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Pedagogical Documentation

Date: February 20, 2019 Author: hpelc Categories: Educators Blogs, Interesting Articles, Reflection Blogs

Pedagogical Documentation as An Alternative Language of Assessment and Evaluation:

An evening with Professor Gunilla Dahlberg, Anthony Semann and Fiona Zinn

By Loretta Davis

 

On Tuesday evening, Dee, Denise, Shevawn and myself attended an evening of discussion regarding pedagogical documentation organised by Semann & Slattery and Reggio Emilia Australia Information Exchange.

Professor Gunilla Dahlberg delivered a fascinating lecture bringing together philosophy, theoretical frameworks and curriculum that got us thinking and reflecting. Following this, there was a panel discussion and Q&A with all presenters.

The Early Years Learning Framework (EYLF) defines pedagogy as, “An early childhood educators’ professional practice, especially those aspects that involve building and nurturing relationships, curriculum decision-making, teaching and learning.”

So when we combine pedagogy (our teaching) with documentation, we create powerful pieces of writing that are reflective, process focused and deep in wonder, theoretical perspectives and are based on listening to and with, children.

I was so excited to see one of Professor Dahlber’s slides have one simple, strong word.

WONDER

Without wonder, we will not achieve pedagogical documentation. We have to wonder, alongside the children, we have to have our own wonders as teachers, and we have to actively listen to children to hear what they wonder. Professor Dahlberg shared an amazing quote, which was very striking in it’s force and clarity.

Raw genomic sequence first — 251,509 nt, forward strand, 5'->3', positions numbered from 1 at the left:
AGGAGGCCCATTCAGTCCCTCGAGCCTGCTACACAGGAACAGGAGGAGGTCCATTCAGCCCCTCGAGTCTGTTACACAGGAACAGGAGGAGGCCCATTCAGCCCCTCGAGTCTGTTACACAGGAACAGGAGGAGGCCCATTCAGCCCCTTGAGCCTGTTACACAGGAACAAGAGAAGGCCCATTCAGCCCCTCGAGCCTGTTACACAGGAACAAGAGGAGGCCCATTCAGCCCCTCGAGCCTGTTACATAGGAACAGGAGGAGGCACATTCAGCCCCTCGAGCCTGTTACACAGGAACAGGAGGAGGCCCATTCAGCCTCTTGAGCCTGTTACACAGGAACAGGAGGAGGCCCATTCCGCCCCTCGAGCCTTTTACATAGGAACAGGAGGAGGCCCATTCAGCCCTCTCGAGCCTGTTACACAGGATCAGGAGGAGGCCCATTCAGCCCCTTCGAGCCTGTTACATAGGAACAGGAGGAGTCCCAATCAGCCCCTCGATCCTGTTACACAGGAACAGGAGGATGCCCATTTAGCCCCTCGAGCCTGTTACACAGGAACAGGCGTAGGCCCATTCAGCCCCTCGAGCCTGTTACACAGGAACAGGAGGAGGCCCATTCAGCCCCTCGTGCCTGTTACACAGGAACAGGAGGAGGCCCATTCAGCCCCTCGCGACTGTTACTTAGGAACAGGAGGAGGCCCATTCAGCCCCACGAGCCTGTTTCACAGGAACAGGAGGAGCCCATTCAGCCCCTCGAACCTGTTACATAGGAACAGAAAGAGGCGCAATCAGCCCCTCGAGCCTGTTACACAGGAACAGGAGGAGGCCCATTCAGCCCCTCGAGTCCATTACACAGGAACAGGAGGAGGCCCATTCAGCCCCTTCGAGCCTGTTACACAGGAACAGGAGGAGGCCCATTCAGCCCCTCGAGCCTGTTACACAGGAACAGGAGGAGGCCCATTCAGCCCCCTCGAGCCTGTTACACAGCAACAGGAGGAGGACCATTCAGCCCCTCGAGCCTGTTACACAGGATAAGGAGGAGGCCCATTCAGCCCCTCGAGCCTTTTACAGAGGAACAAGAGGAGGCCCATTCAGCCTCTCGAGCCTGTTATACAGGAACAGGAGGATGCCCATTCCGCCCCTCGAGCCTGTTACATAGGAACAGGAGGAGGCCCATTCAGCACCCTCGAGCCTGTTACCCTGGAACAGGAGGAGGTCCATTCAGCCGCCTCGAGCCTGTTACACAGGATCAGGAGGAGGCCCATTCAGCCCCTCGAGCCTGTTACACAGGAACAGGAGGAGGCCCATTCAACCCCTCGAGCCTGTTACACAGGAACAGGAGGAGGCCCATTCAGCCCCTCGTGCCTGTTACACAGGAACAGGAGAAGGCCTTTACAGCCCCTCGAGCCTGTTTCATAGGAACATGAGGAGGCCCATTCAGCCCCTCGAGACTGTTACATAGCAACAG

“It is so easy for an adult to break children’s bodily tunes with the potentialities of the situation.”

The agenda of an adult can break a child’s play, but also, children’s play can challenge an adult.

There were many take home lessons of our evening out talking about pedagogical language, and after good professional development (PD) educators and teachers sometimes find they get a ‘brain explosion’. We think about the PD for days or weeks following, digesting the content, understanding what it means for us in our own contexts and how to apply it to our work. For me it reignited a lot of the passion I have for documenting children’s learning and the way the teacher. It reaffirmed the importance of collaboration and conversation with colleagues.

Professor Dahlberg broke down pedagogical documentation into three constructions.

  • It is a base for formative assessment
    • The process begins with a project, a question or a wonderment. The teachers role is to listen to find the genuine question. It can be like a mainstream narrative. It has a beginning, a middle and an end (similar to how a learning story is structured). In this process you explore, experiment, question and research. Children develop their own theories. You cannot assess unless you know what is known.
  • It is a tool for challenging dominant discourses
    • Challenging contemporary ‘trends’ or the way we view children. It can be a form of resistance or disobedience that teachers enact. It calls for educators to see the child for their competencies, and to change the environments to suit the child, rather than to change the child to suit the environment. It’s a time to be “intelligently disobedient”.
  • It is a transformative force to take care of potentialities
    • Involves taking care of the ‘intensity of the situation’. A teacher should involve children and allow them to be part of the documentation process. Teachers and children choreograph learning environments as they increase comfort and ability, further challenge and raise their competence as learners and teachers. It leads to growth.

The strongest message overall, was that documentation is not a product: it is an act. When we document pedagogically, it’s not just a method but it is an act of courage, critical thinking and collaboration with others in order to articulate a lived experience through narrative. And that is a powerful, political, intelligent act.